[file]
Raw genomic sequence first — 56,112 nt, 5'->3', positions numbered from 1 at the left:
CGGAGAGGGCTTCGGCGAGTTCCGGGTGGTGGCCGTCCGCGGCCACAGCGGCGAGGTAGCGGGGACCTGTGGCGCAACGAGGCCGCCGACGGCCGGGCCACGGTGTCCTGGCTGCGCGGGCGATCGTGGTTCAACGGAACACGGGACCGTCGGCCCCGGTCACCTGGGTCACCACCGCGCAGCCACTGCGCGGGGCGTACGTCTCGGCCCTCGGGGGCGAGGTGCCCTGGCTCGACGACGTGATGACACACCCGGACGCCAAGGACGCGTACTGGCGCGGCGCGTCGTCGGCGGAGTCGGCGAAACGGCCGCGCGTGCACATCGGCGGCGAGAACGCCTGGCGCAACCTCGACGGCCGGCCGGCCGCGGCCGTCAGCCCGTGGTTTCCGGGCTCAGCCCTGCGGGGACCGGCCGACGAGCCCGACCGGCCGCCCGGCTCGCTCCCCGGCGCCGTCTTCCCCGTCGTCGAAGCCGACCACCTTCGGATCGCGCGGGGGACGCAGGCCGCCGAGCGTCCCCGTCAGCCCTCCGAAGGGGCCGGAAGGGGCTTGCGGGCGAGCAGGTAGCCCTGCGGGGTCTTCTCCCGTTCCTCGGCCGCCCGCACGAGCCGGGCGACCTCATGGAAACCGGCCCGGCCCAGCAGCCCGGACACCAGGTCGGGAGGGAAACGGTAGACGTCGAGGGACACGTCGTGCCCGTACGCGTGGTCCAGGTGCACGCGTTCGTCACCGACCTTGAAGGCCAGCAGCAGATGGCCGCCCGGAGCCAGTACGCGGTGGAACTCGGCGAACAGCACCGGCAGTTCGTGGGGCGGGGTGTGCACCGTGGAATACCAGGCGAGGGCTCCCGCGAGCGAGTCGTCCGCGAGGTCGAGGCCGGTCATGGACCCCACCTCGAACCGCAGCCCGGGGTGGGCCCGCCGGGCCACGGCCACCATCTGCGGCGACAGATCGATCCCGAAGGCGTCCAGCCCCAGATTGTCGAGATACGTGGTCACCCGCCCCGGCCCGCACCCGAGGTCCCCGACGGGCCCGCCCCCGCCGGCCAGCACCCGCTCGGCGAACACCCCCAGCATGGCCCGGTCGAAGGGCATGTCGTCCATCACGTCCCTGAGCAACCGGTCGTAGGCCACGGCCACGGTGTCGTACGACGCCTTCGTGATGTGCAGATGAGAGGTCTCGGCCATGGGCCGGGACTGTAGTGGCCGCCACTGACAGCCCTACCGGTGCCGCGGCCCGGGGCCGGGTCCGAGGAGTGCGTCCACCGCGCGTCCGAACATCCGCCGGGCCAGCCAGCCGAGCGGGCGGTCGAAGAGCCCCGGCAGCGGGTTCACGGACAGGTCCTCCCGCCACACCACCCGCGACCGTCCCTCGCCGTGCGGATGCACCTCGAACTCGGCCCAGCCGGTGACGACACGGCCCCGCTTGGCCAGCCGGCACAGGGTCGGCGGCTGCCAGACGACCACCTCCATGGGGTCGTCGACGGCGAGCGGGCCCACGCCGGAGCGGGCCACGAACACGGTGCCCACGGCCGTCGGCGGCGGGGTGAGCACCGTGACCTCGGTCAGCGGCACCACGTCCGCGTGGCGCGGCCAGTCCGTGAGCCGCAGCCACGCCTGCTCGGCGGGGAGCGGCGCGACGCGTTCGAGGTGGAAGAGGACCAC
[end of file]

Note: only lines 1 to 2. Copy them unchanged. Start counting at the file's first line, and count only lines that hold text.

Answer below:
Raw genomic sequence first — 56,112 nt, 5'->3', positions numbered from 1 at the left:
CGGAGAGGGCTTCGGCGAGTTCCGGGTGGTGGCCGTCCGCGGCCACAGCGGCGAGGTAGCGGGGACCTGTGGCGCAACGAGGCCGCCGACGGCCGGGCCACGGTGTCCTGGCTGCGCGGGCGATCGTGGTTCAACGGAACACGGGACCGTCGGCCCCGGTCACCTGGGTCACCACCGCGCAGCCACTGCGCGGGGCGTACGTCTCGGCCCTCGGGGGCGAGGTGCCCTGGCTCGACGACGTGATGACACACCCGGACGCCAAGGACGCGTACTGGCGCGGCGCGTCGTCGGCGGAGTCGGCGAAACGGCCGCGCGTGCACATCGGCGGCGAGAACGCCTGGCGCAACCTCGACGGCCGGCCGGCCGCGGCCGTCAGCCCGTGGTTTCCGGGCTCAGCCCTGCGGGGACCGGCCGACGAGCCCGACCGGCCGCCCGGCTCGCTCCCCGGCGCCGTCTTCCCCGTCGTCGAAGCCGACCACCTTCGGATCGCGCGGGGGACGCAGGCCGCCGAGCGTCCCCGTCAGCCCTCCGAAGGGGCCGGAAGGGGCTTGCGGGCGAGCAGGTAGCCCTGCGGGGTCTTCTCCCGTTCCTCGGCCGCCCGCACGAGCCGGGCGACCTCATGGAAACCGGCCCGGCCCAGCAGCCCGGACACCAGGTCGGGAGGGAAACGGTAGACGTCGAGGGACACGTCGTGCCCGTACGCGTGGTCCAGGTGCACGCGTTCGTCACCGACCTTGAAGGCCAGCAGCAGATGGCCGCCCGGAGCCAGTACGCGGTGGAACTCGGCGAACAGCACCGGCAGTTCGTGGGGCGGGGTGTGCACCGTGGAATACCAGGCGAGGGCTCCCGCGAGCGAGTCGTCCGCGAGGTCGAGGCCGGTCATGGACCCCACCTCGAACCGCAGCCCGGGGTGGGCCCGCCGGGCCACGGCCACCATCTGCGGCGACAGATCGATCCCGAAGGCGTCCAGCCCCAGATTGTCGAGATACGTGGTCACCCGCCCCGGCCCGCACCCGAGGTCCCCGACGGGCCCGCCCCCGCCGGCCAGCACCCGCTCGGCGAACACCCCCAGCATGGCCCGGTCGAAGGGCATGTCGTCCATCACGTCCCTGAGCAACCGGTCGTAGGCCACGGCCACGGTGTCGTACGACGCCTTCGTGATGTGCAGATGAGAGGTCTCGGCCATGGGCCGGGACTGTAGTGGCCGCCACTGACAGCCCTACCGGTGCCGCGGCCCGGGGCCGGGTCCGAGGAGTGCGTCCACCGCGCGTCCGAACATCCGCCGGGCCAGCCAGCCGAGCGGGCGGTCGAAGAGCCCCGGCAGCGGGTTCACGGACAGGTCCTCCCGCCACACCACCCGCGACCGTCCCTCGCCGTGCGGATGCACCTCGAACTCGGCCCAGCCGGTGACGACACGGCCCCGCTTGGCCAGCCGGCACAGGGTCGGCGGCTGCCAGACGACCACCTCCATGGGGTCGTCGACGGCGAGCGGGCCCACGCCGGAGCGGGCCACGAACACGGTGCCCACGGCCGTCGGCGGCGGGGTGAGCACCGTGACCTCGGTCAGCGGCACCACGTCCGCGTGGCGCGGCCAGTCCGTGAGCCGCAGCCACGCCTGCTCGGCGGGGAGCGGCGCGACGCGTTCGAGGTGGAAGAGGACCAC